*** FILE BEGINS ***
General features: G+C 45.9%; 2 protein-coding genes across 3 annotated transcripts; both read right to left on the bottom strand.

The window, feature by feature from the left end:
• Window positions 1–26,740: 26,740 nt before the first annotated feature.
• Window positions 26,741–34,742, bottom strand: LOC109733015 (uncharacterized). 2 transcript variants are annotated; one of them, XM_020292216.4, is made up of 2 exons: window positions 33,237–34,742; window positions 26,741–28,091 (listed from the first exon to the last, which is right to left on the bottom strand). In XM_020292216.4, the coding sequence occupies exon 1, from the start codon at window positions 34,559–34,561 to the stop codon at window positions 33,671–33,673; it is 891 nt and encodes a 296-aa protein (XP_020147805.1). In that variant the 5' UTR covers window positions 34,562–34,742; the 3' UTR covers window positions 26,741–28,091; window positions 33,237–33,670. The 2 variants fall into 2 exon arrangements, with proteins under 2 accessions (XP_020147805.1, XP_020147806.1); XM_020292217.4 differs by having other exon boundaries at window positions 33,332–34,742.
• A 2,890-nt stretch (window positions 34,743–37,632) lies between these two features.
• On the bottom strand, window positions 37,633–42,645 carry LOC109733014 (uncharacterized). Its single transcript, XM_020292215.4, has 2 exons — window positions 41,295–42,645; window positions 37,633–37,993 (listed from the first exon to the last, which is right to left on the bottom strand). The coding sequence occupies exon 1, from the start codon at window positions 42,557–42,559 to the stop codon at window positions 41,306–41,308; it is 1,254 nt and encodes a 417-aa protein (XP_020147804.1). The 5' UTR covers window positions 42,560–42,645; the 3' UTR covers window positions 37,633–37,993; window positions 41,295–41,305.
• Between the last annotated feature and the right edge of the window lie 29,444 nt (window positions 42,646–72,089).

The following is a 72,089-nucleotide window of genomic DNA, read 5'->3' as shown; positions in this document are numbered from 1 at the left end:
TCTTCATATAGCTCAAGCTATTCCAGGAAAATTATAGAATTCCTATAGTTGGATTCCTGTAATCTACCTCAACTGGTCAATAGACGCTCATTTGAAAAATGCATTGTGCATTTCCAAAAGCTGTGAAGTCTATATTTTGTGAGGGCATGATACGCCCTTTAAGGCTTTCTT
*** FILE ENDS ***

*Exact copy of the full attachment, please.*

General features: G+C 45.9%; 2 protein-coding genes across 3 annotated transcripts; both read right to left on the bottom strand.

The window, feature by feature from the left end:
• Window positions 1–26,740: 26,740 nt before the first annotated feature.
• Window positions 26,741–34,742, bottom strand: LOC109733015 (uncharacterized). 2 transcript variants are annotated; one of them, XM_020292216.4, is made up of 2 exons: window positions 33,237–34,742; window positions 26,741–28,091 (listed from the first exon to the last, which is right to left on the bottom strand). In XM_020292216.4, the coding sequence occupies exon 1, from the start codon at window positions 34,559–34,561 to the stop codon at window positions 33,671–33,673; it is 891 nt and encodes a 296-aa protein (XP_020147805.1). In that variant the 5' UTR covers window positions 34,562–34,742; the 3' UTR covers window positions 26,741–28,091; window positions 33,237–33,670. The 2 variants fall into 2 exon arrangements, with proteins under 2 accessions (XP_020147805.1, XP_020147806.1); XM_020292217.4 differs by having other exon boundaries at window positions 33,332–34,742.
• A 2,890-nt stretch (window positions 34,743–37,632) lies between these two features.
• On the bottom strand, window positions 37,633–42,645 carry LOC109733014 (uncharacterized). Its single transcript, XM_020292215.4, has 2 exons — window positions 41,295–42,645; window positions 37,633–37,993 (listed from the first exon to the last, which is right to left on the bottom strand). The coding sequence occupies exon 1, from the start codon at window positions 42,557–42,559 to the stop codon at window positions 41,306–41,308; it is 1,254 nt and encodes a 417-aa protein (XP_020147804.1). The 5' UTR covers window positions 42,560–42,645; the 3' UTR covers window positions 37,633–37,993; window positions 41,295–41,305.
• Between the last annotated feature and the right edge of the window lie 29,444 nt (window positions 42,646–72,089).

The following is a 72,089-nucleotide window of genomic DNA, read 5'->3' as shown; positions in this document are numbered from 1 at the left end:
TCTTCATATAGCTCAAGCTATTCCAGGAAAATTATAGAATTCCTATAGTTGGATTCCTGTAATCTACCTCAACTGGTCAATAGACGCTCATTTGAAAAATGCATTGTGCATTTCCAAAAGCTGTGAAGTCTATATTTTGTGAGGGCATGATACGCCCTTTAAGGCTTTCTT